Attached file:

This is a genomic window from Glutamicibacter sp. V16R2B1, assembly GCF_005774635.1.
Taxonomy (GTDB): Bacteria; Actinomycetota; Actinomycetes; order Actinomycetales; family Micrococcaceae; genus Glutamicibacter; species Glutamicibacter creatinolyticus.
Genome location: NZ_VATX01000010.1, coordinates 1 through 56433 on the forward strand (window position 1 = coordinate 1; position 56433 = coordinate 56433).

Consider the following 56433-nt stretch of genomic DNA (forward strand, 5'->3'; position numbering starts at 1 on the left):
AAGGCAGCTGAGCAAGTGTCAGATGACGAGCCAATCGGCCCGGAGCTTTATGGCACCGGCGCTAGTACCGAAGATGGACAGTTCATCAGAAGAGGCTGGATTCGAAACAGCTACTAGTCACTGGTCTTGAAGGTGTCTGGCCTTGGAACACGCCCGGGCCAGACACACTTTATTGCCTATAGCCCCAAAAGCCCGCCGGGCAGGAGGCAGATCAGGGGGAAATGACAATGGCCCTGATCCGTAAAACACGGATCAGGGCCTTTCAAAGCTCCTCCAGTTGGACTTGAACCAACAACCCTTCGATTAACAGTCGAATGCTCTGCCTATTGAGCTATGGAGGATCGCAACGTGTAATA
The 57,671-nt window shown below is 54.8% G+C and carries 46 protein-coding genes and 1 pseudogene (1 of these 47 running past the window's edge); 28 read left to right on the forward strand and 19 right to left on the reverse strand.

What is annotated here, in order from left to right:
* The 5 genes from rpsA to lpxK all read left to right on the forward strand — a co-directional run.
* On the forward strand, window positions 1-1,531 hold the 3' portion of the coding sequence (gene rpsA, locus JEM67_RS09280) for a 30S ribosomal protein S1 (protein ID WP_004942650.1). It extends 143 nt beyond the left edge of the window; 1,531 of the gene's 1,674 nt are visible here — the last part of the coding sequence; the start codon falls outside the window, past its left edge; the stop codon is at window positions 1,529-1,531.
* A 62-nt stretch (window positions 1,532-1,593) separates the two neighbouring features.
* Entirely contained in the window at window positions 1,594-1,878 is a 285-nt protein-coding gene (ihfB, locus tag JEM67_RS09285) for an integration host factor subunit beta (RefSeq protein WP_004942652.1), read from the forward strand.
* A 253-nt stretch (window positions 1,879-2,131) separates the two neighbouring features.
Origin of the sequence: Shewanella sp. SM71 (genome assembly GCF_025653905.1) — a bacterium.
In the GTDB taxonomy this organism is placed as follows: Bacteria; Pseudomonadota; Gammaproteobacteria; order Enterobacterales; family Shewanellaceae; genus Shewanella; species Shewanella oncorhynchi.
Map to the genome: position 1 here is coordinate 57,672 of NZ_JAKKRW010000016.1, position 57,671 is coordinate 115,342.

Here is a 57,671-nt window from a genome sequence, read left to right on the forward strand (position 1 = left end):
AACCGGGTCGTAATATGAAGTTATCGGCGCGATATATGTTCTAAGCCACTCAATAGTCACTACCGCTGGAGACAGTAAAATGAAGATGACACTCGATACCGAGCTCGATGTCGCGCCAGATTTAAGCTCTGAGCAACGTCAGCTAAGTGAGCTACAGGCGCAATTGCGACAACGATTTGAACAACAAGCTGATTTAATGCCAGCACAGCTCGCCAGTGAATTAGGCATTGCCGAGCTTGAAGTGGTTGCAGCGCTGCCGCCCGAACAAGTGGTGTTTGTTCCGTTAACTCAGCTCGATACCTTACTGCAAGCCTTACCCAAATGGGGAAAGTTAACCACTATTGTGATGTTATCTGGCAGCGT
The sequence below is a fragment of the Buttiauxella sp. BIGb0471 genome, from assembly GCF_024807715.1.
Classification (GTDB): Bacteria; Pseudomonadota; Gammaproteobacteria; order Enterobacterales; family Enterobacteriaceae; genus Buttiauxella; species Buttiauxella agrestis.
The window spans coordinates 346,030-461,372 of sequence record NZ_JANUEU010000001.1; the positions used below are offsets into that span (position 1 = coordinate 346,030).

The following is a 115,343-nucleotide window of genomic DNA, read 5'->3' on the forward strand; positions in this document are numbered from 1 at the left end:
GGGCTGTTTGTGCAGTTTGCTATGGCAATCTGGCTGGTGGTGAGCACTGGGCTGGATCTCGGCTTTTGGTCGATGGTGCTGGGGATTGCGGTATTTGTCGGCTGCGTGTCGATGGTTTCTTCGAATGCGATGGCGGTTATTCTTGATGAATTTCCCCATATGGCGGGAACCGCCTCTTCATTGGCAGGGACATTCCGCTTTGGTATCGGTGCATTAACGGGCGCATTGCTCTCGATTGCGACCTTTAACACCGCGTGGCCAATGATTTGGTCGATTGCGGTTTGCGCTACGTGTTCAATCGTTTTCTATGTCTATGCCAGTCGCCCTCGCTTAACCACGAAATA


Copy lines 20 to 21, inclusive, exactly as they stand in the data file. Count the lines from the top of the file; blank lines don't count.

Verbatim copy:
The window spans coordinates 346,030-461,372 of sequence record NZ_JANUEU010000001.1; the positions used below are offsets into that span (position 1 = coordinate 346,030).

The following is a 115,343-nucleotide window of genomic DNA, read 5'->3' on the forward strand; positions in this document are numbered from 1 at the left end: